Maximize Noninterest Income with a Transparent Sales Culture

Align your efforts to best serve your membership's needs.

July 12, 2013
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To grow noninterest income in today’s economy, credit unions must focus on the areas they can control—in particular, building deeper relationships with current and new members through a strong, transparent sales culture.

Bob Larson, financial support consultant for CUNA Mutual Group, engaged America's Credit Union Conference (ACUC) attendees in a Discovery breakout session about applying best practice strategies to grow noninterest income in a constantly changing environment.

“You will do better in today’s economy by focusing on what you can control, not on what you can’t control,” Larson said. “Start with understanding your current credit union membership as well as those who’ve just joined your credit union.

“During the past 18 months, credit unions have added a great number of new members,” Larson continued. “Credit unions need to make sure they tap into new members by cross-selling additional services: loans, debit cards, credit cards, bill pay, etc. The more services, the deeper the relationship."

To deepen member relationships, credit unions must ensure their sales culture focuses on building lasting member relationships. The four key components are:

Champion: instill top-down management commitment and communication;
Train: prepare staff to meet member needs with confidence;
Coach: provide staff with consistent recognition and positive reinforcement to align management and staff behaviors to support credit union goals; and
Track: inspect what you expect to obtain through quantifiable data for coaching, training, and making improvements.

A credit union’s sales culture should start and end with the member, Larson said.

“Let the member control the process because, as Roy F. Bergengren so said, ‘The most important service of the credit union is the education of its members in the management and control of their money"--and this is what ultimately drives your credit union’s sales culture,” Larson said.

Current market conditions have greatly affected credit unions’ earnings. So credit unions must explore every aspect of their income statement to leverage additional income and keep their revenue stream flowing. Larson added that members’ and credit unions’ interests have never been so well-aligned. Take advantage of this by aligning your sales cultures to meet members’ needs.

With the threat of rising interest rates, Larson recommended that credit unions develop a strategy to move some of the certificate dollars from their balance sheets to wealth management programs to improve the loan-to-share ratio. That will generate additional noninterest income in the form of gross dealer concessions for the credit union.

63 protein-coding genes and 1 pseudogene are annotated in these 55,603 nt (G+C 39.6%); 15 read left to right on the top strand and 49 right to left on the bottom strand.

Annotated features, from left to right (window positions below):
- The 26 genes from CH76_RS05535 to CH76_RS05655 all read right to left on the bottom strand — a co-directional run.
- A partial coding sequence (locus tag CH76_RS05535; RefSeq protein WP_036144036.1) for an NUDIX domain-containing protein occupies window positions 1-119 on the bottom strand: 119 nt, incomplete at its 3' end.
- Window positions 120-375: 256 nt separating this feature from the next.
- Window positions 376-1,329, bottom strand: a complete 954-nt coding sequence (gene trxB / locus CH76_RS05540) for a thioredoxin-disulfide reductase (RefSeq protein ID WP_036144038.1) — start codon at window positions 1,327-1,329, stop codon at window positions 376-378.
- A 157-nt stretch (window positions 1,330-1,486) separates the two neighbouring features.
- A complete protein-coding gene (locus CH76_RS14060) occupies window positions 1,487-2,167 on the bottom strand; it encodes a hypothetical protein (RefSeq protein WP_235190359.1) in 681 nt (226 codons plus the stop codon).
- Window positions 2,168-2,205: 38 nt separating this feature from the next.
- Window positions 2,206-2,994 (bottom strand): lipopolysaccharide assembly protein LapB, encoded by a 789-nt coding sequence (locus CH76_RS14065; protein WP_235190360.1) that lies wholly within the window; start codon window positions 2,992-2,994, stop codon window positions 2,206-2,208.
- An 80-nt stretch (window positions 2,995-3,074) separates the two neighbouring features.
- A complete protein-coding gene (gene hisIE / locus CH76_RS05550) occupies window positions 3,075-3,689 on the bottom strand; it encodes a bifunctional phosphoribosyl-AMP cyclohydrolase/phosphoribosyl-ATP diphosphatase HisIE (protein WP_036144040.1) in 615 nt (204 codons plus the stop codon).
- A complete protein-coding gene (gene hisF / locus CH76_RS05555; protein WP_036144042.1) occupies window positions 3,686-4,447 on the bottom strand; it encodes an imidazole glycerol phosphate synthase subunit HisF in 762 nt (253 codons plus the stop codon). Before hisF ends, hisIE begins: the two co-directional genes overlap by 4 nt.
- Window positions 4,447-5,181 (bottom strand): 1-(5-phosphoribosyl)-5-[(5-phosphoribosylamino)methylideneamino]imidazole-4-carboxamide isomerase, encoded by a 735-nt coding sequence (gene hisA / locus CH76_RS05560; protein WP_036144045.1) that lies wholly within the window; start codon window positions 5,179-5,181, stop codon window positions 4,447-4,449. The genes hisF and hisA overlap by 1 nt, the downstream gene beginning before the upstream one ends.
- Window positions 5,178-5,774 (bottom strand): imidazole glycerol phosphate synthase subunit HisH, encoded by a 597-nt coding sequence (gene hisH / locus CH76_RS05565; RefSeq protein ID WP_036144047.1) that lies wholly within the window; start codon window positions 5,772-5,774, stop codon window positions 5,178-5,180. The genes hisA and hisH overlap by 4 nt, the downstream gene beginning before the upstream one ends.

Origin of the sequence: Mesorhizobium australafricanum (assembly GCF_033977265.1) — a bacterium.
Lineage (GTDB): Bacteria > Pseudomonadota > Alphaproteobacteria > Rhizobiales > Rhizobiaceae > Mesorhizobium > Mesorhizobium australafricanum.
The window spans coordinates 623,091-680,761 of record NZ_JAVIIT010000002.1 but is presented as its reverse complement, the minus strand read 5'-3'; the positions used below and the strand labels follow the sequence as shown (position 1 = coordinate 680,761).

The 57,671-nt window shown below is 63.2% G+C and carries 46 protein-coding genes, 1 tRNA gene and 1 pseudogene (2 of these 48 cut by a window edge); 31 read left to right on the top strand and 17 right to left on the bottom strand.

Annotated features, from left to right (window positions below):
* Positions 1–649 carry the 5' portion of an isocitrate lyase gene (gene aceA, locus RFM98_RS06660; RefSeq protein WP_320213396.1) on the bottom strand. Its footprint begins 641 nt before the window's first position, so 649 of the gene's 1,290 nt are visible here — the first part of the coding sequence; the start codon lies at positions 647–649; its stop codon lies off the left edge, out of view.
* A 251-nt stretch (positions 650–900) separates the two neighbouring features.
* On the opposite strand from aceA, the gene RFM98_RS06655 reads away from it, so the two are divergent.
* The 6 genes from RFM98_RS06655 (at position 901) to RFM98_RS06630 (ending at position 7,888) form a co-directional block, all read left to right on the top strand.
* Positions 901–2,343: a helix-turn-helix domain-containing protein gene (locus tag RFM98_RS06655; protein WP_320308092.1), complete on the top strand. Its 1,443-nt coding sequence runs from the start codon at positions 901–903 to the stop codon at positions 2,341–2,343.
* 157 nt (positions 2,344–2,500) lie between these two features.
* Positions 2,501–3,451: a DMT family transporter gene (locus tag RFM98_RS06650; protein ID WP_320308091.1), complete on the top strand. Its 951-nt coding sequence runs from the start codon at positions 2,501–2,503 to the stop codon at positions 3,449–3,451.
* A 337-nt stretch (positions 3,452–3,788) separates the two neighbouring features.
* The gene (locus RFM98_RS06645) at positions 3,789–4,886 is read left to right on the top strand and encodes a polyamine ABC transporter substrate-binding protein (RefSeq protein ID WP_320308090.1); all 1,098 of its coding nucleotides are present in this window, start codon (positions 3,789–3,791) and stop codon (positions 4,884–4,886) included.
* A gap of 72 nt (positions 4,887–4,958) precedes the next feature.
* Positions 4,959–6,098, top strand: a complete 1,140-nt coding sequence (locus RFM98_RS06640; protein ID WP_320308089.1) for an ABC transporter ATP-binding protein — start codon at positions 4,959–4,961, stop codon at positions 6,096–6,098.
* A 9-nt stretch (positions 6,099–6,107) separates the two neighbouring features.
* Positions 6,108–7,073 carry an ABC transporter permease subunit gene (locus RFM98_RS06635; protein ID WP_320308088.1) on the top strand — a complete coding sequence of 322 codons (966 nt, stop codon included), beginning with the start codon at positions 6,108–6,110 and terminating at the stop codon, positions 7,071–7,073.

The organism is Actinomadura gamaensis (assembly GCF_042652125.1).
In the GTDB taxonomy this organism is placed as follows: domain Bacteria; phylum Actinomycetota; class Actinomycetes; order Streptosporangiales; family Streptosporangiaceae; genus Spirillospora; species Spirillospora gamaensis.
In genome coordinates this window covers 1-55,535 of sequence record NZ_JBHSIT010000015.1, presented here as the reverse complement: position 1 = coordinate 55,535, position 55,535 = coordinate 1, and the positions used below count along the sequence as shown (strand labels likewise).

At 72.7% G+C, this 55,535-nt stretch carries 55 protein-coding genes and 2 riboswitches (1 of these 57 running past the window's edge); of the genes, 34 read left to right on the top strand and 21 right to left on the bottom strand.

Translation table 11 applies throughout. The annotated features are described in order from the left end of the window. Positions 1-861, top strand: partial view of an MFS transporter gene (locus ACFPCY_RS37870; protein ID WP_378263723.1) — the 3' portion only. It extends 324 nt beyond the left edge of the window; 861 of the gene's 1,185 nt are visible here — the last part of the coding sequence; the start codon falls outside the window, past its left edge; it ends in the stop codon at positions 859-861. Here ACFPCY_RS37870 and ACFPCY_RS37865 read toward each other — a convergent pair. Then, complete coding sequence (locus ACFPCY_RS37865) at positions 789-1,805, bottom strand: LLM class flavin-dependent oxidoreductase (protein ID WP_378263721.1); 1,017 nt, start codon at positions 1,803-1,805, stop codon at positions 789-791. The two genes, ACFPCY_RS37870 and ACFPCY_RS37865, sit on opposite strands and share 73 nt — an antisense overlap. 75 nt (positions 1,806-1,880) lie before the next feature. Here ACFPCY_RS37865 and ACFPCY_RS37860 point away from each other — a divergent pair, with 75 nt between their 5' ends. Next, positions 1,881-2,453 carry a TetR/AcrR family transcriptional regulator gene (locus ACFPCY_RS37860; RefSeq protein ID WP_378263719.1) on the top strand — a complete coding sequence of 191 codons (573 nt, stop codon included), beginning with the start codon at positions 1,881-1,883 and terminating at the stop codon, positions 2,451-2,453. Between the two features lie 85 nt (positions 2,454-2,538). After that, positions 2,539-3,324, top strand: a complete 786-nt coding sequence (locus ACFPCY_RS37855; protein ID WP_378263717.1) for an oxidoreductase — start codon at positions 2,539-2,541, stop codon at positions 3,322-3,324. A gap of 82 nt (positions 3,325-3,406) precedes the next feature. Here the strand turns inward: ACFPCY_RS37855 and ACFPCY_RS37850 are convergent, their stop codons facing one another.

“The time to act is now,” Larson said. “Focus on your members, and the rest will come.” 

Follow the links to read more ACUC coverage from News Now and Credit Union Magazine.

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Great article! Unfortunately, most employees don’t feel valued or appreciated by their supervisors or employers. In fact, research has shown that the predominant reason team members quit their jobs is because they don’t feel valued. This is in spite of the fact that employee recognition programs have proliferated in the workplace – over 90% of all organizations in the U.S. has some form of employee recognition activities in place. But most employee recognition programs are viewed with skepticism and cynicism – because they aren’t viewed as being genuine in their communication of appreciation. Getting the “employee of the month” award, receiving a certificate of recognition, or a “Way to go, team!” email just don’t get the job done. How do you communicate authentic appreciation? We have found people have different ways that they want to be shown appreciation, and if you don’t communicate in the language of appreciation important to them, you essentially “miss the mark”. Additionally, employees need to receive recognition more than once a year at their performance review. Otherwise, they view the praise as “going through the motions”. A third component of authentic appreciation is that the communication has to be about them personally – not the department, not their group, but something they did. Finally, they have to believe that you mean what you say. How you treat them has to match the words you use. If you are not sure how your team members want to be shown appreciation, the Motivating By Appreciation Inventory (www.appreciationatwork.com/assess) will identify the language of appreciation and specific actions preferred by each employee. You then can create a group profile for your team, so everyone knows how to encourage one another. Remember, employees want to know that they are valued for what they contribute to the success of the organization. And communicating authentic appreciation in the ways they desire it can make the difference between keeping your quality team members or having a negative work environment that everyone wants to leave. Paul White, Ph.D., is the co-author of The 5 Languages of Appreciation in the Workplace with Dr. Gary Chapman.

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